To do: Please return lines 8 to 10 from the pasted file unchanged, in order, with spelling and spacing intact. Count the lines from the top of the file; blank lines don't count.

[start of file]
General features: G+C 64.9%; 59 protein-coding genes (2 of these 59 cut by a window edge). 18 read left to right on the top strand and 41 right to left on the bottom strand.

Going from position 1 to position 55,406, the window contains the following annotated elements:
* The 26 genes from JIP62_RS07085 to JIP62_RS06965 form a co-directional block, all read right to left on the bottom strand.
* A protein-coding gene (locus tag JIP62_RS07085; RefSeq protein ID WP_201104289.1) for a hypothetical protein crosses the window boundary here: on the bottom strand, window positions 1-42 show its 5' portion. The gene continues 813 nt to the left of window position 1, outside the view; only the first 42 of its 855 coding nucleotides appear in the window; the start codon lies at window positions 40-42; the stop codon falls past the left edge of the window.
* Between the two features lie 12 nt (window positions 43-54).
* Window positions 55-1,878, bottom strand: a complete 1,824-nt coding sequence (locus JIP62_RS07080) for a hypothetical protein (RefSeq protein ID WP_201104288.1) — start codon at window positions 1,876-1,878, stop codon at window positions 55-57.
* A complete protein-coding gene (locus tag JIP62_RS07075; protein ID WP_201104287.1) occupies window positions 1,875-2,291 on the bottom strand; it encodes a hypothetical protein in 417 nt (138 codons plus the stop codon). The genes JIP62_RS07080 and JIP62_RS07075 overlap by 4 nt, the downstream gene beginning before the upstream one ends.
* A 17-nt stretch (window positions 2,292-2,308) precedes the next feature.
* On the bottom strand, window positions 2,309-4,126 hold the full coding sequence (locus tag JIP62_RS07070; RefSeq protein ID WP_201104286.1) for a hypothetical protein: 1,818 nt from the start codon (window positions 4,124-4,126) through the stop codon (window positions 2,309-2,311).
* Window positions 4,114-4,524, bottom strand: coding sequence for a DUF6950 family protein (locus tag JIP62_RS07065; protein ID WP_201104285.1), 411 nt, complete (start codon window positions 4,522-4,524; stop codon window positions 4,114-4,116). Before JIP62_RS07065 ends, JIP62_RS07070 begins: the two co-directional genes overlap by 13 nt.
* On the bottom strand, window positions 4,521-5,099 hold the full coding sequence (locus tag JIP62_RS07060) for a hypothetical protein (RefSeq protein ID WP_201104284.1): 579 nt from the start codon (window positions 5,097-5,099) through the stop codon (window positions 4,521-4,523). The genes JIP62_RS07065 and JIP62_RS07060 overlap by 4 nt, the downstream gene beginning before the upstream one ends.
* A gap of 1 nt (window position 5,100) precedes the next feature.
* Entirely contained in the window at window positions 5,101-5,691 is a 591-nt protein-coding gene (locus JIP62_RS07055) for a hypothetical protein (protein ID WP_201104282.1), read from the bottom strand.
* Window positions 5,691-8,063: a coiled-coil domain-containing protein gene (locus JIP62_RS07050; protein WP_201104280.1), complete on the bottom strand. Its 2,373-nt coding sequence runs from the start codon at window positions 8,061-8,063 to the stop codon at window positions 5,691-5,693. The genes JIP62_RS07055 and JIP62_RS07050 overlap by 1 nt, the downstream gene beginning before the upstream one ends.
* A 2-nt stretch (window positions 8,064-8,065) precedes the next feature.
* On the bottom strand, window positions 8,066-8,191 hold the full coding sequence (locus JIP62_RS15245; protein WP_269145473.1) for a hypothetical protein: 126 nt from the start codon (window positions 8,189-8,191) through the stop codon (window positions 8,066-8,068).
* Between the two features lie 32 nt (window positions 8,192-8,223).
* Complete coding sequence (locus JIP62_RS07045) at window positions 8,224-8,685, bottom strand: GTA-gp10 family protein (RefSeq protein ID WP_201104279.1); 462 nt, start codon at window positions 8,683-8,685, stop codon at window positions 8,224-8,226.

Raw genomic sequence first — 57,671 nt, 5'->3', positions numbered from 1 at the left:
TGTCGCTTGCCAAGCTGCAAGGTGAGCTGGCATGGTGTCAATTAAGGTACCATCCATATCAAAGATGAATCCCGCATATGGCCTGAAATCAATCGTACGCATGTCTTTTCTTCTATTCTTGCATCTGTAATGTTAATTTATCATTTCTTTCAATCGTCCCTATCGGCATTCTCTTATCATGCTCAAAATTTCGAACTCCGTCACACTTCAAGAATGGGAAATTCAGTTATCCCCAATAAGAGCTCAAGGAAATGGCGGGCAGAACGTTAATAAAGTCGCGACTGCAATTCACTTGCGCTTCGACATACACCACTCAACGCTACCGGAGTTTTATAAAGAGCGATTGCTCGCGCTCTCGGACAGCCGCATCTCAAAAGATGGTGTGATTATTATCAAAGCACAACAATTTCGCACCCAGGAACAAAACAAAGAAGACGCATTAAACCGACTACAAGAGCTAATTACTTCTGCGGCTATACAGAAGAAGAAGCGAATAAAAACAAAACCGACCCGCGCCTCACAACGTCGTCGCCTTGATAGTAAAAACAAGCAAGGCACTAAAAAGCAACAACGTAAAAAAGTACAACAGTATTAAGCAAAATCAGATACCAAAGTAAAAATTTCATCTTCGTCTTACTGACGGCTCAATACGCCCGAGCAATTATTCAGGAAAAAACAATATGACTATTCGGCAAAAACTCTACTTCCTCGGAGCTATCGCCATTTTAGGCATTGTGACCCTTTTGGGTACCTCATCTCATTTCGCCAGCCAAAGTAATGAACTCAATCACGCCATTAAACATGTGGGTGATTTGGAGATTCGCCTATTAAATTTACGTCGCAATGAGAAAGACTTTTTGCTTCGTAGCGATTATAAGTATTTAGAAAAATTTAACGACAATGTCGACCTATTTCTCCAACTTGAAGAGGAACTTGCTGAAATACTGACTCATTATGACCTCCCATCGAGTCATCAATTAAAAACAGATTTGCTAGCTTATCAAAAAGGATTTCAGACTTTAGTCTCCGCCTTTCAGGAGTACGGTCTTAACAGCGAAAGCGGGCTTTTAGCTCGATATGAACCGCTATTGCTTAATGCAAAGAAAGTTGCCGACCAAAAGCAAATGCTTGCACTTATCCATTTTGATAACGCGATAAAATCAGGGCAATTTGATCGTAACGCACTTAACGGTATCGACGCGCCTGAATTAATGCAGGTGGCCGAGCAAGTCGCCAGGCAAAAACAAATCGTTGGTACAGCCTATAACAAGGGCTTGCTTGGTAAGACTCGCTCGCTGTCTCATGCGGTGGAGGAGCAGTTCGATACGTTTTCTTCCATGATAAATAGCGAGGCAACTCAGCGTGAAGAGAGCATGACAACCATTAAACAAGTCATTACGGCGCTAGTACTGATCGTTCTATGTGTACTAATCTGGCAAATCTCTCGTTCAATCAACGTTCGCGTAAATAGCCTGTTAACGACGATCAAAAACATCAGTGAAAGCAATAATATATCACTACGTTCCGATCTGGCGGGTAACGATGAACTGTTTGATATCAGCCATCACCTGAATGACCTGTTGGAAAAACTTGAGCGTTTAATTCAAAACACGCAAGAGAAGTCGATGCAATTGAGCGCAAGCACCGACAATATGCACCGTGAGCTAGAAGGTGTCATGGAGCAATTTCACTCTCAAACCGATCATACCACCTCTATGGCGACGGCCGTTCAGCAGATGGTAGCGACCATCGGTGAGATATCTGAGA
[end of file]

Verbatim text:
* A 17-nt stretch (window positions 2,292-2,308) precedes the next feature.
* On the bottom strand, window positions 2,309-4,126 hold the full coding sequence (locus tag JIP62_RS07070; RefSeq protein ID WP_201104286.1) for a hypothetical protein: 1,818 nt from the start codon (window positions 4,124-4,126) through the stop codon (window positions 2,309-2,311).
* Window positions 4,114-4,524, bottom strand: coding sequence for a DUF6950 family protein (locus tag JIP62_RS07065; protein ID WP_201104285.1), 411 nt, complete (start codon window positions 4,522-4,524; stop codon window positions 4,114-4,116). Before JIP62_RS07065 ends, JIP62_RS07070 begins: the two co-directional genes overlap by 13 nt.